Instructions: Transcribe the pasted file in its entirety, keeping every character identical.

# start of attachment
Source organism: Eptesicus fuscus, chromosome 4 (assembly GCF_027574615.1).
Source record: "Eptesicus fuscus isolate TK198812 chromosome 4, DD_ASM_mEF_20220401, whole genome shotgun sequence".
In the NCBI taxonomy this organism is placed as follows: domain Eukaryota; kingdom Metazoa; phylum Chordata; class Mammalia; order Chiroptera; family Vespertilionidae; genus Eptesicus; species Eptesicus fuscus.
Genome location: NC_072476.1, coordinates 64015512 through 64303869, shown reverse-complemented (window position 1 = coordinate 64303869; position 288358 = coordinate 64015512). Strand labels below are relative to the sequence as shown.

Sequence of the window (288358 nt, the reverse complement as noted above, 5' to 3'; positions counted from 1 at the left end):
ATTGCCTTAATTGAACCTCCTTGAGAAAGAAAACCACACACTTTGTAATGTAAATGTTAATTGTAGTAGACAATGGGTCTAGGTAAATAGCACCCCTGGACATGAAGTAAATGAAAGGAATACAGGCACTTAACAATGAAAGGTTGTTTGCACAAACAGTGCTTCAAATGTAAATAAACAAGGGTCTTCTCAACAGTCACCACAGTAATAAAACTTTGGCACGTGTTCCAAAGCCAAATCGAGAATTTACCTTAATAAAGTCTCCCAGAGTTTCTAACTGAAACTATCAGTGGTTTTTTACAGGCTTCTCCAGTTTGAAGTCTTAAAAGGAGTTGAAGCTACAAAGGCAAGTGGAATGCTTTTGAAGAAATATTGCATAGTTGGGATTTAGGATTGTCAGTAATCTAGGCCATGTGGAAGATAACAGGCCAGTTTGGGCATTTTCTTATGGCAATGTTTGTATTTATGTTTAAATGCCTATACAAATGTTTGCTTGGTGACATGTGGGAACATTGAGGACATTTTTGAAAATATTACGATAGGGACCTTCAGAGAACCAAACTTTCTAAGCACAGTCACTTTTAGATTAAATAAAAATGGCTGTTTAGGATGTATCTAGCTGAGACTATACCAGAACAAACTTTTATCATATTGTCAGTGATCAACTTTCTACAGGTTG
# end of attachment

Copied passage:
Source organism: Eptesicus fuscus, chromosome 4 (assembly GCF_027574615.1).
Source record: "Eptesicus fuscus isolate TK198812 chromosome 4, DD_ASM_mEF_20220401, whole genome shotgun sequence".
In the NCBI taxonomy this organism is placed as follows: domain Eukaryota; kingdom Metazoa; phylum Chordata; class Mammalia; order Chiroptera; family Vespertilionidae; genus Eptesicus; species Eptesicus fuscus.
Genome location: NC_072476.1, coordinates 64015512 through 64303869, shown reverse-complemented (window position 1 = coordinate 64303869; position 288358 = coordinate 64015512). Strand labels below are relative to the sequence as shown.

Sequence of the window (288358 nt, the reverse complement as noted above, 5' to 3'; positions counted from 1 at the left end):
ATTGCCTTAATTGAACCTCCTTGAGAAAGAAAACCACACACTTTGTAATGTAAATGTTAATTGTAGTAGACAATGGGTCTAGGTAAATAGCACCCCTGGACATGAAGTAAATGAAAGGAATACAGGCACTTAACAATGAAAGGTTGTTTGCACAAACAGTGCTTCAAATGTAAATAAACAAGGGTCTTCTCAACAGTCACCACAGTAATAAAACTTTGGCACGTGTTCCAAAGCCAAATCGAGAATTTACCTTAATAAAGTCTCCCAGAGTTTCTAACTGAAACTATCAGTGGTTTTTTACAGGCTTCTCCAGTTTGAAGTCTTAAAAGGAGTTGAAGCTACAAAGGCAAGTGGAATGCTTTTGAAGAAATATTGCATAGTTGGGATTTAGGATTGTCAGTAATCTAGGCCATGTGGAAGATAACAGGCCAGTTTGGGCATTTTCTTATGGCAATGTTTGTATTTATGTTTAAATGCCTATACAAATGTTTGCTTGGTGACATGTGGGAACATTGAGGACATTTTTGAAAATATTACGATAGGGACCTTCAGAGAACCAAACTTTCTAAGCACAGTCACTTTTAGATTAAATAAAAATGGCTGTTTAGGATGTATCTAGCTGAGACTATACCAGAACAAACTTTTATCATATTGTCAGTGATCAACTTTCTACAGGTTG